10 Billion Days is not a perfect book, and at times it moves through complicated and nuanced religious and philosophical topics quickly and with an absolute minimum of narrative grounding. I will also admit that I find the actual story unsatisfying. However, the strength of 10 Billion Days lies in the questions it raises in the mind of the reader. These questions are almost classically existential. In an uncaring and absurd universe, how can an individual find meaning and hope?

The weekly speculative fiction magazine Strange Horizons will be hosting a roundtable discussion of 10 Billion Days in October, and I’m honored to be one of the participants. I have strong feelings and opinions about this novel, and I’m looking forward to learning what the other discussants think. There’s a lot going on in this book; and, if nothing else, it’s a fantastic conversation starter.

The Summer of the Ubume

Title: The Summer of the Ubume
Japanese Title: 姑獲鳥の夏 (Ubume no natsu)
Author: Kyōgoku Natsuhiko (京極夏彦)
Translator: Alexander O. Smith and Elye J. Alexander
Publication Year: 1994 (Japan); 2009 (America)
Publisher: Vertical
Pages: 320

Reading The Summer of the Ubume was like being in a trance. Honestly, it feels weird to not be reading the book right now, but I imagine that I’m going to be reading it again soon. I haven’t been this engrossed in a book since I read Harry Potter and the Deathly Hallows

Which is not to say that Summer of the Ubume is in any way like the Harry Potter series, aside from its sheer literary addiction quotient. On the surface, the book presents a simple “sealed room” murder mystery. Underneath, however, is mystery upon mystery upon mystery. Running through these mysteries is a current of Japanese folklore, especially folklore concerning spirit possession. The “ubume” of the title is the ghost of a woman who died in childbirth and carries out her grudge against still-living mothers by stealing their infant children. This trope is connected to the household of a family that is just about as gothic as they come, with frail maidens and hereditary curses and hidden murders set on the stage of an almost abandoned hospital, which was designed by an insane architect and almost destroyed during the wartime firebombing of Tokyo.

The Summer of the Ubume is set in 1952 in the Nakano area, which used to be a residential district on the northwest periphery of Tokyo, a stone’s throw away from the prisons, insane asylums, and black markets of Ikebukuro. Its narrator is a man in his early thirties named Sekiguchi, a freelance writer who specializes in essays on supernatural incidents. Sekiguchi is friends with the brilliant yet antisocial proprietor of the Kyōgokudō used bookstore (which is the name his friends use to refer to him). Sekiguchi is the Watson to Kyōgokudō’s Holmes, and a great deal of the book is devoted to their conversations concerning metaphysical matters, which end up having a great deal to do with the mystery at hand.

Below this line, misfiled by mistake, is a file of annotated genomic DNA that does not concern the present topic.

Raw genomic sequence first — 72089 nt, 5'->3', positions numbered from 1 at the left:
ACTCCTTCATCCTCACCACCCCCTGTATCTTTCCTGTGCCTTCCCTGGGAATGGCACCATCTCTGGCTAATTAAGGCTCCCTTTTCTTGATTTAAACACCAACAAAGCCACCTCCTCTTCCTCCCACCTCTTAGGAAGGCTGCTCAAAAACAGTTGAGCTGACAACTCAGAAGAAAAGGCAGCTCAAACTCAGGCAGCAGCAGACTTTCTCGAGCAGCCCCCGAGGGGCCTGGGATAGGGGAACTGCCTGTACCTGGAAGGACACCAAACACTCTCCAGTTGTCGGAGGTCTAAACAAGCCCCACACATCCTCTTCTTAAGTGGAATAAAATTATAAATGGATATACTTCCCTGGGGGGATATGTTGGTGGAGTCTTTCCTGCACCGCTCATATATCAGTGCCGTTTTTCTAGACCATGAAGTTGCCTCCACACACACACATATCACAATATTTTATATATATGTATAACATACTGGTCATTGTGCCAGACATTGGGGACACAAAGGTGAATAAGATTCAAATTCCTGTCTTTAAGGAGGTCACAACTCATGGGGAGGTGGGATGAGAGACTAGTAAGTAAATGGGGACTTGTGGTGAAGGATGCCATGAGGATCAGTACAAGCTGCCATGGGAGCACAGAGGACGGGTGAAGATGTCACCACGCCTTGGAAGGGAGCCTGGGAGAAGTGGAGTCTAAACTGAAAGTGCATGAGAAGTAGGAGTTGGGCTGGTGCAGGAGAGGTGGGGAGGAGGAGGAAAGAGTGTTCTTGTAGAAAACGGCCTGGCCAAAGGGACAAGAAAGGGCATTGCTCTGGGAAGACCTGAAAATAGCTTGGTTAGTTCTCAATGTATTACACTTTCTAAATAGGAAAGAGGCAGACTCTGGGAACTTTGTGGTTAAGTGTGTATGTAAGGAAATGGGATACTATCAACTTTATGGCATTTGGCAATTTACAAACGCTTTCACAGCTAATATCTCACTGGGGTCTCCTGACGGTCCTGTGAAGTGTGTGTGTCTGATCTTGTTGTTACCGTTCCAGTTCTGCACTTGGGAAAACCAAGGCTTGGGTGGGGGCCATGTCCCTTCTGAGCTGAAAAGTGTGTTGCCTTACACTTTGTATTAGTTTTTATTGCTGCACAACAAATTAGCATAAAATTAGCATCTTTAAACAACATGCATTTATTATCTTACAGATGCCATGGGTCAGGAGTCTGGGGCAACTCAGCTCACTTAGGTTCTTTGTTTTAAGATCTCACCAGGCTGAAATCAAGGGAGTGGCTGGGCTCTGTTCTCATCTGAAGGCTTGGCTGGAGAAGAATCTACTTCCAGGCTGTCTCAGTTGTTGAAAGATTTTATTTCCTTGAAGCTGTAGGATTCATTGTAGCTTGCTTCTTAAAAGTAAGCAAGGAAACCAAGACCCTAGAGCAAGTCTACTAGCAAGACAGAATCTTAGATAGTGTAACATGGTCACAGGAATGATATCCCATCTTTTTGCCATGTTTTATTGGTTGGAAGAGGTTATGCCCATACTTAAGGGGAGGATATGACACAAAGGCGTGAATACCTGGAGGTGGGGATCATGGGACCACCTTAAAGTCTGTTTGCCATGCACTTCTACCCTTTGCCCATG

In the course of his work (which borders on yellow journalism), Sekiguchi has stumbled upon a rumor of a woman who, having been mysteriously deserted by her husband, has been pregnant for eighteen months. After asking several magazine editors about the source of the rumor, Sekiguchi becomes more intrigued. Due to a strange series of coincidences, the writer has the opportunity to meet the woman’s family, which is deeply dysfunctional in every possible way. As Sekiguchi learns more about these people, it turns out that his ties to them are deeper than he initially suspected.

The first chapter of the novel is a forty-page discussion of the supernatural between Kyōgokudō and Sekiguchi. Each page is dense with ideas and metaphysical language (not to mention text – the book’s margins are practically nonexistent), and neither Sekiguchi nor Kyōgokudō is presented in a particularly sympathetic light – Sekiguchi comes off as rather dense while Kyōgokudō is supremely abrasive. If the reader can weather this initial chapter, however, he or she will be rewarded with a deliciously convoluted mystery populated by a genuinely fascinating cast of characters. The action of the story reaches its climax 230 pages into the novel, which leaves 90 pages for the explanation of the mystery. Although this may seem like poor pacing, the explication is well-plotted, engrossing, and bizarre, reaching its own climax at the end of the novel.

The Summer of Ubume is Kyōgoku’s debut novel, and at times it does feel unpolished. The momentum of the story more than makes up for any flaws in the narrative’s structure, however. The occasional clichés implicit in the mystery (such as the uncertainty that is inevitably created when there are two almost identical sisters in a fictional family) are balanced by the writer’s unique take on the gothic genre. The novel’s setting in 1950’s Tokyo is fully taken advantage of by Kyōgoku, who skillfully renders the city as a sinister gothic landscape.

Although, as I mentioned, there is a greater emphasis on talking heads in this novel than is strictly necessary, the characters and setting are superbly handled, and the mystery is just about as addictive as they come. I can only hope that more of Kyōgoku’s work is translated into English as soon as possible.